We Indians love drama! India is a country where serious terms are thrown in just for the heck of it. Feeling low is termed “depression” and intense dislike for certain items is termed “allergy”. Food allergies are practically unheard of, and that is an unfortunate reality.
Dealing with a lack of awareness
I have been struggling with an allergy to nuts for a while now. As a complete foodie, it has been an upward battle. Come festival time, and the hazard is increased further. It is often frustrating that people do not take them seriously. “Oh, allergies are so ‘in’ these days”. “Are you allergic to this? Come on, have a bite, you might actually like it”. A “bite” that might result in an anaphylactic shock, and can prove fatal. Food allergies are rare no doubt. But they are not caused by eating way too much processed food. Or not getting enough Vitamin D. The white blood cells are just a bit too overprotective.
So how does one survive nut allergy in a country like India where a celebration means a generous dose of nuts and dry fruits? And where no occasion is complete without mithai?
To begin with, I am quite ruthless when it comes to refusing food served if the host is unsure of the contents. Some do take offense. But more often than not, informing in advance ensures I have a choice of nut free food.
I find dining out much easier. Most restaurants are accommodating. I am labeled the “nut wali lady (the nut lady)” by most take-ins. Jokes apart, most restaurants are accommodating and a conversation with the chef is a big help. Among other restaurants, I regularly dine in at Barbeque Nation where the staff ensures that the food served is completely nut free.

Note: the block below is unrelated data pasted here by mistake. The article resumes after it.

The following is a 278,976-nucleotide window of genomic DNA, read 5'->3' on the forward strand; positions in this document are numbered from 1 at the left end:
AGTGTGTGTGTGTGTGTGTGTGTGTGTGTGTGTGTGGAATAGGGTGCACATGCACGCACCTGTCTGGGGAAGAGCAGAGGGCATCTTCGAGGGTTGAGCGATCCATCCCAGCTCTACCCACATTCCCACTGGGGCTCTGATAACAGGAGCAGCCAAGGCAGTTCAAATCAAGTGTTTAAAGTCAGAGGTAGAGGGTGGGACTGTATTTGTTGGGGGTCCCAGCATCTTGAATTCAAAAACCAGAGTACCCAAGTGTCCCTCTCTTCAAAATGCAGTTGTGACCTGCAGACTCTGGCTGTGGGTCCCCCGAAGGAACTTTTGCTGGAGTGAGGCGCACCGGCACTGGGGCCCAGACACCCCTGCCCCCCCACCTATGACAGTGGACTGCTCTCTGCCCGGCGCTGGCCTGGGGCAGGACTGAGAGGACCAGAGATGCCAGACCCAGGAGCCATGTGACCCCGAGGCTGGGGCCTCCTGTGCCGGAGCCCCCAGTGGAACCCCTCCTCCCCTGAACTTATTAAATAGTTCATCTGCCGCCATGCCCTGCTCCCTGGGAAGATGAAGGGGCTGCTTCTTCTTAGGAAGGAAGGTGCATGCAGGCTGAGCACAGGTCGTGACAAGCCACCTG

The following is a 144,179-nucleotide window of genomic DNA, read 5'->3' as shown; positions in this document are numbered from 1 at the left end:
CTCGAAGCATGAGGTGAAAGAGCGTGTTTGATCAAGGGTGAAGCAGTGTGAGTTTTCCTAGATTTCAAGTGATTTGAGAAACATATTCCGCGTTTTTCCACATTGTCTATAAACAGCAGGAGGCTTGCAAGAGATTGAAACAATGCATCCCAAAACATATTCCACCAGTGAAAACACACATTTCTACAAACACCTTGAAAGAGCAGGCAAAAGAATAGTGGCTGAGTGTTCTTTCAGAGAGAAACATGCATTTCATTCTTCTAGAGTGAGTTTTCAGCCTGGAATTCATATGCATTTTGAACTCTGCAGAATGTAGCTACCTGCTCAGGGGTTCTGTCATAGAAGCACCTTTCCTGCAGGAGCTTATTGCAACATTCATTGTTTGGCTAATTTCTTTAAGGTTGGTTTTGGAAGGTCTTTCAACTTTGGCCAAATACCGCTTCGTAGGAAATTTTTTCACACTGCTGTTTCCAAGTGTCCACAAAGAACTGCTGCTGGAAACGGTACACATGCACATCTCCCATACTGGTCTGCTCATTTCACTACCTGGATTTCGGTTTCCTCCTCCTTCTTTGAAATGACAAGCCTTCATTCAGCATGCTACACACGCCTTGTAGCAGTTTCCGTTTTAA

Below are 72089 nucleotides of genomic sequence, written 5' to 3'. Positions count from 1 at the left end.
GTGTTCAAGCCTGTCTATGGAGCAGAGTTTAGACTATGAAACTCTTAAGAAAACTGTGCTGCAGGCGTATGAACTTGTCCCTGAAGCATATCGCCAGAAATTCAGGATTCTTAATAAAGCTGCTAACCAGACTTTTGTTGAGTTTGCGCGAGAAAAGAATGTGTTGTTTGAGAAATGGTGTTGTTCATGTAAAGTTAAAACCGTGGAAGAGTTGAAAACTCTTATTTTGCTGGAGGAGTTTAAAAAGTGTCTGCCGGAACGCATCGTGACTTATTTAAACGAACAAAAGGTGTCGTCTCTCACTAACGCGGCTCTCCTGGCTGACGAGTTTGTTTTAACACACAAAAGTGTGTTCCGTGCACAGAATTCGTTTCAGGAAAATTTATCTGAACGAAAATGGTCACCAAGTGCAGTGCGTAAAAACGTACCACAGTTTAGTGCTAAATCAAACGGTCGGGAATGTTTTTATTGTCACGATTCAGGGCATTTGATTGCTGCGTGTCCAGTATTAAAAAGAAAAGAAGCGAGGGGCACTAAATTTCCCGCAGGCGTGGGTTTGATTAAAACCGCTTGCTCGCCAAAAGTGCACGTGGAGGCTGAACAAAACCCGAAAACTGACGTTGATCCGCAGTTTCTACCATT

Finding the safe zones
Festival time is mithai time. I did some digging around and found a few I can actually eat. Jalebis, Rasgullas, and Haldiram’s Gulab Jamuns (bless you, Haldiram’s). It is not really that bad, is it?
It is high time there is an awareness about food allergies when it comes to packaged foods. They might not be particularly healthy, but one is allowed an occasional cheat food, right? The Indian food industry has finally woken up to the fact that people might be allergic to the ingredients used. But there is still a long way to go.
When I was diagnosed with the allergy, I decided to not let it define me. I wasn’t the one to be cooped up in the house. It takes a few lifestyle changes. And being very, very adamant. But I am getting there, living life to the fullest (with an antihistamine in my bag… just in case).
Image credit: Michael Flippo – Dreamstime.com